Thoracoabdominal or truncal neuropathy and lower thoracic motor radiculopathy are rare phenomena that can clinically present as abdominal wall protrusions. The differential diagnosis includes diabetes, herpes zoster, intercostal nerve lesions in surgical or other thoracic procedures, thoracic disk hernia, vertebral metastasis or trauma, clinical events with involvement of abdominal organs (appendicitis or colitis) and thoracic root alteration by another etiology 5.

Segmental paresis is a rare postherpetic complication that is characterized by focal and asymmetrical neurogenic paresis that affects the myotome corresponding to the dermatome distribution of the rash. Its pathogenesis is still controversial, but it is presumed to consist of viral spreading from the dorsal root ganglion to the anterior horn cells, thereby resulting in medullary, root, plexus or peripheral nerve inflammation8. The incidence of clinically detectable paresis is 0.3% when the shingles appear between the T2 and L1 segments3, and there seems to be an inverse relationship between the frequency of skin lesion findings and subsequent paresis. Approximately half of the cases involve thoracic dermatomes during skin eruptions7, followed in decreasing order by the facial, cervical and lumbosacral segments. Nevertheless, the face and limbs show the highest frequencies of motor complications9.

In this case, the identification of exclusive motor involvement that was temporally associated with zoster eruption with the same segmental distribution led us to a diagnosis of segmental motor paresis caused by zoster, without any procedures other than confirmatory electroneuromyography, which revealed acute denervation of the compromised area. It is of interest that, besides the segmental distribution, the bulge was restricted only to one corresponding myotome area, which also occurs in cases of truncal diabetic neuropathy4, but the temporal relationship to zoster and lack of sensory dysfunction and pain is not expected in that nosology.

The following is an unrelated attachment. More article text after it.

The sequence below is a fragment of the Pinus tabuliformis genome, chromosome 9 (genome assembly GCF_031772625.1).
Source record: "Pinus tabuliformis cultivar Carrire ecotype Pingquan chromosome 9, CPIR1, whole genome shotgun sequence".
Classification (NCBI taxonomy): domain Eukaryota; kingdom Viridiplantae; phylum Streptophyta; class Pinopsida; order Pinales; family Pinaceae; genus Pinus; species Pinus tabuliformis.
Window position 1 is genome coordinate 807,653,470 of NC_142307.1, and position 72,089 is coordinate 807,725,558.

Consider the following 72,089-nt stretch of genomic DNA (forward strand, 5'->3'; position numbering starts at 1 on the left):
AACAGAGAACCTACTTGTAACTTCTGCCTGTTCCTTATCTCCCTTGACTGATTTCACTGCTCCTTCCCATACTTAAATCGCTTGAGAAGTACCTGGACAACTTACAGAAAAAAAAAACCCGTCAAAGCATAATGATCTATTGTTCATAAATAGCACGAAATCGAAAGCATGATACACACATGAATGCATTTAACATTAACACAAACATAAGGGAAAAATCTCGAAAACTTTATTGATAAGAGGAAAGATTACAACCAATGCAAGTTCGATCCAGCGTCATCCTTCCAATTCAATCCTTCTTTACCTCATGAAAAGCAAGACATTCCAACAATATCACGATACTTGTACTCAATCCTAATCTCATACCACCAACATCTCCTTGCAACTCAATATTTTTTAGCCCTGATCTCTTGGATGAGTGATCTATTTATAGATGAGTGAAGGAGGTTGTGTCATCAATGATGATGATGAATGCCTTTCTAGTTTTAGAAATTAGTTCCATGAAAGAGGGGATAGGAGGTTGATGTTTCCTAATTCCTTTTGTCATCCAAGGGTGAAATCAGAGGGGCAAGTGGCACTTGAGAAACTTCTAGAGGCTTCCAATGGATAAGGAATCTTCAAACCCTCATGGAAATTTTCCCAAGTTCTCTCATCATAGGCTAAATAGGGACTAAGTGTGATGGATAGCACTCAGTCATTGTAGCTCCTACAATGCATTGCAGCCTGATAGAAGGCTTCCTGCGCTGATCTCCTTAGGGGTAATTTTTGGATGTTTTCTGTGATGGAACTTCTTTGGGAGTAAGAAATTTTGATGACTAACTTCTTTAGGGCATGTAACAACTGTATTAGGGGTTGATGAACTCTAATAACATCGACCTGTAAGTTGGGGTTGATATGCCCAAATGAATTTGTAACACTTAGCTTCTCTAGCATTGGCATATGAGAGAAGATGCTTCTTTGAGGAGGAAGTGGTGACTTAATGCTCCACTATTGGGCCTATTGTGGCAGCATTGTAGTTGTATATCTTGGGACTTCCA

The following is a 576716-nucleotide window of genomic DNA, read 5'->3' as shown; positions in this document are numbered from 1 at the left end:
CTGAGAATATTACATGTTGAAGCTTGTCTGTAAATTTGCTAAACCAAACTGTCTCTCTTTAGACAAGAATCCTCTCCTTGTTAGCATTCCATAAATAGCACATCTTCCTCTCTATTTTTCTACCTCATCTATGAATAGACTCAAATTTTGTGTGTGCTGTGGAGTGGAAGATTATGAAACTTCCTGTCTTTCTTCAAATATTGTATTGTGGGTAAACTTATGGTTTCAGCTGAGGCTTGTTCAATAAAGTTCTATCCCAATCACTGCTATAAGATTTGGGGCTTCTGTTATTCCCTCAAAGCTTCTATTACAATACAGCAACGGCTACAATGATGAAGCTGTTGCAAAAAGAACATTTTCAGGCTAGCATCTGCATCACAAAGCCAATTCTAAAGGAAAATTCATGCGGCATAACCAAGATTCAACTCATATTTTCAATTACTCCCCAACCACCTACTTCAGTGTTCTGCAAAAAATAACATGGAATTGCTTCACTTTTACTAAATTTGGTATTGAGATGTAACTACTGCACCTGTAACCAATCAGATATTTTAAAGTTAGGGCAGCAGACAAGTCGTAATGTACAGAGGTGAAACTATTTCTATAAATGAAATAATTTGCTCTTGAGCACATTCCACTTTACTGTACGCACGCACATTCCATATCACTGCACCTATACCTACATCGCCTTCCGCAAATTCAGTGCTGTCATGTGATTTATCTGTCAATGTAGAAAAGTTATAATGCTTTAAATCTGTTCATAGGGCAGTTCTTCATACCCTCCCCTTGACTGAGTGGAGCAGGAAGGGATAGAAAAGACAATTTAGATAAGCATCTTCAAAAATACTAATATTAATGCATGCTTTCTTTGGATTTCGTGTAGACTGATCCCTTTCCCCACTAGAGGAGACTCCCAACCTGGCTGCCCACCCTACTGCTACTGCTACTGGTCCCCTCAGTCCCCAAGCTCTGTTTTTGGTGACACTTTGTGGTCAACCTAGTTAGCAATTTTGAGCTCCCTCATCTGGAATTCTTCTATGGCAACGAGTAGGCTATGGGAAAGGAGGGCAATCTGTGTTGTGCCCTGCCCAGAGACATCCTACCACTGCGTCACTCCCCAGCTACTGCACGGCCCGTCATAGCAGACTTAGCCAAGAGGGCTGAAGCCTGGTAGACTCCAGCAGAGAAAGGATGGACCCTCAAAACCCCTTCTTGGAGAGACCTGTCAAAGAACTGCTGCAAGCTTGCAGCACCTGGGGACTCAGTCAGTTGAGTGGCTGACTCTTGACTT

As in the case presented here, all the cases of motor paresis of the thoracic roots reviewed in the literature3 7 9 also had benign evolution, with complete resolution in three months to one year. Recognition of this complication from zoster and its benign evolution is important for making a correct diagnosis, so that unnecessary complementary investigations and interventions can be avoided.



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2. Gottschau P, Trojaborg W. Abdominal muscle paralysis associated with herpes zoster. Acta Neurologica Scandinavica 84:344-347, 1991.         [ Links ]

3. Healy C, McGreal G, Lenehan B, McDermott EW, Murphy JJ. Self-limiting abdominal wall herniation and constipation following herpes zoster infection. QJM: monthly journal of the Association of Physicians 91:787-789, 1998.         [ Links ]

4. Stewart JD. Diabetic truncal neuropathy: topography of the sensory deficit. Annals of Neurology 25:233-238, 1989.         [ Links ]

5. Stewart JD. Focal Peripheral Neuropathies, 3rd edition. Lippincott, Williams & Wilkins, Philadelphia, 1999.         [ Links ]

6. Thomas JE, Howard Jr FM. Segmental zoster paresis – a disease profile. Neurology 22: 459-466, 1972.         [ Links ]

7. Vincent KD, Davis LS. Unilateral Abdominal Distention Follow Herpes Zoster Outbreak. Archives of Dermatology 134:1168-1169, 1998.         [ Links ]

8. Yoleri O, Ölmez N, Öztura I, Sengul I, Gunaydin R and Memis A. Segmental Zoster Paresis of the Upper Extremity: a case report. Archives of physical medicine and rehabilitation 86:1492-1494, 2005.         [ Links ]

9. Zuckerman R, Siegel T. Abdominal-wall pseudohernia secondary to herpes zoster. Hernia 5: 99-100, 2001.        [ Links ]



 Address to:
Dr. Facundo Burgos Ruiz Junior
Av. Marcos de Freitas Costa 105
38400-328 Uberlândia, MG
Telefax: 55 34 3238-1456
e-mail: facundo_burgos@uol.com.br

Recebido para publicação em 27/7/2006
Aceito em 17/1/2007